I recall a visit to one of my business accounts where two office employees were corresponding by e-mail with their cubicles merely eight feet from each other. I thought, boy, we sure have changed, and perhaps not for the better, since the days when our grandparents purportedly walked 5 miles to school in the blinding snow.
But the message here is not about the steely drive of our ancestors or the conveniences of modern technology but rather the health benefits of walking.
According to a study by researchers from Rutgers University and the University of Tennessee, Americans on average walk only 87 miles a year in contrast to Europeans who average 237 miles a year. The researchers attributed this mode of "active transport" to be one of the reasons Europeans are thinner than their peers across the pond. Along with a leaner body mass, walking regularly at a moderate pace for at least 30 minutes a day has the following health benefits.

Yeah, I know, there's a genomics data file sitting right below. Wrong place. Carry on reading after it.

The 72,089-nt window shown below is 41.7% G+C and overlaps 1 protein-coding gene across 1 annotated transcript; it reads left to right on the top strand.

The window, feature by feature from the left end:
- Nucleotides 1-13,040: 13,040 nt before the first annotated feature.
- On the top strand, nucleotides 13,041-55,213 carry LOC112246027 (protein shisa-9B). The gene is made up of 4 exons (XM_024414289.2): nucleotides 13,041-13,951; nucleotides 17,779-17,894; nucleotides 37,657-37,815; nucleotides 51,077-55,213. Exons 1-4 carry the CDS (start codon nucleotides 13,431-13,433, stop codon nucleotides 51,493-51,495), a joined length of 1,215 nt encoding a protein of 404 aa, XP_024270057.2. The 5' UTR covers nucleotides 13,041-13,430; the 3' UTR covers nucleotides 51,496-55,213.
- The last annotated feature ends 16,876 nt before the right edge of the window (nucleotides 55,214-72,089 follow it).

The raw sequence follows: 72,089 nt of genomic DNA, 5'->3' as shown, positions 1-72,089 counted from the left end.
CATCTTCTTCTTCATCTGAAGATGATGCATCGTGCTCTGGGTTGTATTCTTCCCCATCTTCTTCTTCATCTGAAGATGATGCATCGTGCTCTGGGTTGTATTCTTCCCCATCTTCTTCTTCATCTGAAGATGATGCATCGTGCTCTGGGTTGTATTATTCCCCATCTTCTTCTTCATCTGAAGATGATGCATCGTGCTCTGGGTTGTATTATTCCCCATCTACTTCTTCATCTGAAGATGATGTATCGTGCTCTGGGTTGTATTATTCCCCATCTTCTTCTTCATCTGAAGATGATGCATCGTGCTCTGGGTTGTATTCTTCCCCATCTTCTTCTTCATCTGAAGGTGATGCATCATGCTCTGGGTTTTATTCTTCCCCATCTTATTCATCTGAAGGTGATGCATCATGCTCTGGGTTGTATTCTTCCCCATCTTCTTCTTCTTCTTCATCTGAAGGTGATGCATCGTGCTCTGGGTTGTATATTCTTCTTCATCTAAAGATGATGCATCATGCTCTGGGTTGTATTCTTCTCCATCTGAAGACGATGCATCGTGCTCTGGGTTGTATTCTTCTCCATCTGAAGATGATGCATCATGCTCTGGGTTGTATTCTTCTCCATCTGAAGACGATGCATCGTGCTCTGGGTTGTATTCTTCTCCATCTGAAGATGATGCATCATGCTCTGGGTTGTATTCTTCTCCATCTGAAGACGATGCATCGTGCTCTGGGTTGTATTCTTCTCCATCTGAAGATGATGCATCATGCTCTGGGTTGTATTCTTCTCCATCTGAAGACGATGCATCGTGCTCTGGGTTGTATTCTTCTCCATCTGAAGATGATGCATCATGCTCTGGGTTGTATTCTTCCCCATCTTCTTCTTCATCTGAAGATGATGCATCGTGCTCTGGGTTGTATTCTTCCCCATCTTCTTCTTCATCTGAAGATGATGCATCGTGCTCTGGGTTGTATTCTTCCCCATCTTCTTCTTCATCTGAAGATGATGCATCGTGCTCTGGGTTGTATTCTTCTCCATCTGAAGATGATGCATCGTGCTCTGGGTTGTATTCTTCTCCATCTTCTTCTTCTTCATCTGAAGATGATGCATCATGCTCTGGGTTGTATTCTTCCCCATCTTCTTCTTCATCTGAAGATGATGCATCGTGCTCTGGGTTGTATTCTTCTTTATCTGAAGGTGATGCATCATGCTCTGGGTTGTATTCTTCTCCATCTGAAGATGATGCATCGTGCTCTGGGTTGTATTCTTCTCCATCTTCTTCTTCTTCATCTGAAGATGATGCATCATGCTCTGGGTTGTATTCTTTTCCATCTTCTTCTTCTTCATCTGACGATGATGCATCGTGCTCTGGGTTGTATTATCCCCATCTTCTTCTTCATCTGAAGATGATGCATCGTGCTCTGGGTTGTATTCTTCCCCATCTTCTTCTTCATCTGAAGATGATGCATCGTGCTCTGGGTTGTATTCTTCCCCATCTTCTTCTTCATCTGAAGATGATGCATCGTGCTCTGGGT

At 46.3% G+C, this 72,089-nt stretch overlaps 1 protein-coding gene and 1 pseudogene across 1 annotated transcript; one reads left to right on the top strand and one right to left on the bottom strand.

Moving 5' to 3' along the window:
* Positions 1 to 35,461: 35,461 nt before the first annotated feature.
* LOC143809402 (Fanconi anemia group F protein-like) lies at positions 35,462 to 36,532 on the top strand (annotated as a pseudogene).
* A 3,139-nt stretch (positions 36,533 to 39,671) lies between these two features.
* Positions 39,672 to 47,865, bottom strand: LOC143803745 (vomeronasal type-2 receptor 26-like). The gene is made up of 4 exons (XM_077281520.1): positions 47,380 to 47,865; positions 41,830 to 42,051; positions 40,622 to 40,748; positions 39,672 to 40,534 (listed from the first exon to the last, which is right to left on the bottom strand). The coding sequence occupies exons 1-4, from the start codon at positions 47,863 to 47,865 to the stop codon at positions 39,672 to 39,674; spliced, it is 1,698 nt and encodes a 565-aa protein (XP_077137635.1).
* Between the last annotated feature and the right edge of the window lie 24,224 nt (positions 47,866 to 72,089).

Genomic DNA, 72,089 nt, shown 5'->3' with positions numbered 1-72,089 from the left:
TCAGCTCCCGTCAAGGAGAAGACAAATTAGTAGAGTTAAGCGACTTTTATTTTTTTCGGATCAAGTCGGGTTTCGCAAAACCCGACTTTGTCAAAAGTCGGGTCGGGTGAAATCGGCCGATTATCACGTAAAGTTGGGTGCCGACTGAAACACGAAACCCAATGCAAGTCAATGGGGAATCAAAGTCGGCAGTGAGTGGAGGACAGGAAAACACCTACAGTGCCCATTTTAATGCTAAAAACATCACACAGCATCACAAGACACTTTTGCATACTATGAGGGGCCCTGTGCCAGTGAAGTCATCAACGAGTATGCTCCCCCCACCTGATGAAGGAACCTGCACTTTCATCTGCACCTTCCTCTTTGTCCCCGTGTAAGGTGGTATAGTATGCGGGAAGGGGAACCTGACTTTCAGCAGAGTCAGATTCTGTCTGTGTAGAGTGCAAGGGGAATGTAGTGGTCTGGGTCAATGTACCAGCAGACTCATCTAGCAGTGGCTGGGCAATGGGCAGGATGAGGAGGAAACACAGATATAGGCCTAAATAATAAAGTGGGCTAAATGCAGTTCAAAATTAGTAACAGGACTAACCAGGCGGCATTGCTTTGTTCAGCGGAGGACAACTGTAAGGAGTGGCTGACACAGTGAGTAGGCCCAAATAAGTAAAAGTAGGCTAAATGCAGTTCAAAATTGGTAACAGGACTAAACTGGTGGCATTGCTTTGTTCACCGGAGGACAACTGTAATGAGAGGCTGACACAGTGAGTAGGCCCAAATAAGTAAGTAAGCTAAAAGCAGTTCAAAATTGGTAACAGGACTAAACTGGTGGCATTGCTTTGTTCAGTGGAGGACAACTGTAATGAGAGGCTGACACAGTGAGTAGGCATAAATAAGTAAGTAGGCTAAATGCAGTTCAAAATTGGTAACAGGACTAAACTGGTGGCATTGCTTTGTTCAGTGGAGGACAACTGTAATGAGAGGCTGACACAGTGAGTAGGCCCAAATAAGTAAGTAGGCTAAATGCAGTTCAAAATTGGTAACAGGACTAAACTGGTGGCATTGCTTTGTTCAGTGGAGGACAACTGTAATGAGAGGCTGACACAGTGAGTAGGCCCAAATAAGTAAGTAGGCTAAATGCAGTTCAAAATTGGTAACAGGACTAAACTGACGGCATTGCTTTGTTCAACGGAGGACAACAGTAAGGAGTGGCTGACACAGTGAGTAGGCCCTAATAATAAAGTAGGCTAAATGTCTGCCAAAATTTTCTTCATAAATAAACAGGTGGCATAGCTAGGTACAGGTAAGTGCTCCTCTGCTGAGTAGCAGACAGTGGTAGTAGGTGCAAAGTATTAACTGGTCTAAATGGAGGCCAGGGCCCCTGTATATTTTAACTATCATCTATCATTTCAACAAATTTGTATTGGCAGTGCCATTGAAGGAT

- Decreases the risk of heart disease (by as much as 40% in women)
- Improves circulation
- Reduces muscle tension and combats depression
- Helps prevent osteoporosis
- Bolsters the immune system
- Helps prevent and control diabetes
These are just some of the benefits gained by "low-impact biped locomotion" and with less jarring of the joints than running. So as the dog days of summer give way to the crisp air of autumn in New England with all its multicolored splendor—walk on!